“They asked for commercial, judge, and they got commercial,” Brown said. “This is a classic case of be careful what you ask for.”
But Alan Dimond, an attorney with Greenberg Traurig who represents Astor, argued that the developer followed the city’s rules, and since residents never even attempted to appeal the decision, the judge could not now step in.
“I’m certainly sympathetic to the history of the community. I’ve lived in Coconut Grove in eight different locations. But it’s not at all relevant.
“The party cannot come to this court, to this place of decision, until the administrative process has been exhausted.”
Dimond further argued that the property’s use, not its ownership, determined the approval.
“The city made the decision. It took them a year to make the decision and the decision was this use was appropriate for the zoning that existed,” he said.
But Kuvin and Brookes countered that if use determined the approval, and not ownership, then the use should be restricted to a commercial, not government, garage.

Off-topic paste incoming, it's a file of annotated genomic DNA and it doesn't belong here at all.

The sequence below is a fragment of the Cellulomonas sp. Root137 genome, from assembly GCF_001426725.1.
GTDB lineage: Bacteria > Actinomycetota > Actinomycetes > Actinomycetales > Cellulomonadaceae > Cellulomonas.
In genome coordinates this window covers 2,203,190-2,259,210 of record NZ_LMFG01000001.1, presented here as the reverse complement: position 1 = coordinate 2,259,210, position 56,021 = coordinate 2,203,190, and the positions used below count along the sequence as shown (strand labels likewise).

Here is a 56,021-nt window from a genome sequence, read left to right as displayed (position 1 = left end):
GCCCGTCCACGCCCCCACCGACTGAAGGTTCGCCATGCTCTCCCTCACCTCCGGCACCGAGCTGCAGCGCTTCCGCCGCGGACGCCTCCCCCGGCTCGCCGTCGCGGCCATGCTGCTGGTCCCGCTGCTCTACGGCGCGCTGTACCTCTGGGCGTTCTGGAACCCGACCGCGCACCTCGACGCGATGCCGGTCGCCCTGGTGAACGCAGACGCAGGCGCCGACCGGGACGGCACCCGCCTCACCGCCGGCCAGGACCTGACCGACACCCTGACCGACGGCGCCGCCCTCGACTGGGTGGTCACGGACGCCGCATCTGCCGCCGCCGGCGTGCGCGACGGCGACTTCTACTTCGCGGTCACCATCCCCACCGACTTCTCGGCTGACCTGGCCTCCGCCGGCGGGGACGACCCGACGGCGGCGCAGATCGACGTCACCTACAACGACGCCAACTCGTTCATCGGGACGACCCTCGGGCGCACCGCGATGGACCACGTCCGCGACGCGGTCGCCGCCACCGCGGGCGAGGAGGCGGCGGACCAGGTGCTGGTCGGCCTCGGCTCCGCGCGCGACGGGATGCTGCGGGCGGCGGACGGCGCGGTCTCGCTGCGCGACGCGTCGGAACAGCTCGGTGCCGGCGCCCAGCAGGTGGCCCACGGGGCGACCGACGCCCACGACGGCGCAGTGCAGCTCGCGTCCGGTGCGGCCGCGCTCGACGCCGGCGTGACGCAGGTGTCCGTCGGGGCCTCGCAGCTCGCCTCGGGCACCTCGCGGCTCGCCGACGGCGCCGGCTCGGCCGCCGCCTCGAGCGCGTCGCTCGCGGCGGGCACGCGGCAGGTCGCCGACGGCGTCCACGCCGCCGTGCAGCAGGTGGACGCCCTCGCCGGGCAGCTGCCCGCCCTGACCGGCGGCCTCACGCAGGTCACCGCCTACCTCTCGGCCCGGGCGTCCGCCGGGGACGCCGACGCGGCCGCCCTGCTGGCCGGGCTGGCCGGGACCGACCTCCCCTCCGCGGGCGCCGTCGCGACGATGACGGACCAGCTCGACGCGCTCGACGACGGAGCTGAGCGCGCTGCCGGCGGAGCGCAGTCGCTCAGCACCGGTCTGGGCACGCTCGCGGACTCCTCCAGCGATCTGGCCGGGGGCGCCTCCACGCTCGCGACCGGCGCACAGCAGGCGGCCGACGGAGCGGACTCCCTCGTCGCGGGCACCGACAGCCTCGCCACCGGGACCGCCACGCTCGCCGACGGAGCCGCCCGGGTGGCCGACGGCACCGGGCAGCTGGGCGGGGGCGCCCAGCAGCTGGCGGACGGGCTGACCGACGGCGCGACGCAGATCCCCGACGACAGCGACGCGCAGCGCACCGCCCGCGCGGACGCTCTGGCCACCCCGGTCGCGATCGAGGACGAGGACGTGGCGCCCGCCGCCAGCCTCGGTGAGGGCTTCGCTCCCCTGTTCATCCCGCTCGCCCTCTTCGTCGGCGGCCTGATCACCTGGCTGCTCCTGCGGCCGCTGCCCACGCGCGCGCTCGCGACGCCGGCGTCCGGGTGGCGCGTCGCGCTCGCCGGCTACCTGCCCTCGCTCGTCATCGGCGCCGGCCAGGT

“The ultimate purpose of zoning is to separate potentially incompatible uses,” the attorneys wrote in their lawsuit. “Under Miami 21... new development on the Douglas Road corridor ‘shall promote pedestrian activity, such as porches, loggias, windows, entries, plazas and ground floor retail uses where permissible.’ ”
The garage, they argued, doesn’t even provide a stop for residents, let alone provide business residents can use or reflect the neighborhood’s history or heritage.
But ultimately, the case rested on whether or not the judge could intervene. And while he conceded he likes “the old-fashioned way on paper, I’m not going to stand in front of history.
“They are disenfranchising you. Forty percent of people don’t have (Internet access),” he said. “But it’s not up to me.”
Freidin said attorneys would meet with residents and decide whether to appeal the judge’s decision in the next few days.
“This is a Catch 22 in that the notice provisions, while the judge held were adequate, were clearly insufficient. And now because they’re insufficient, we’re unable to complain.”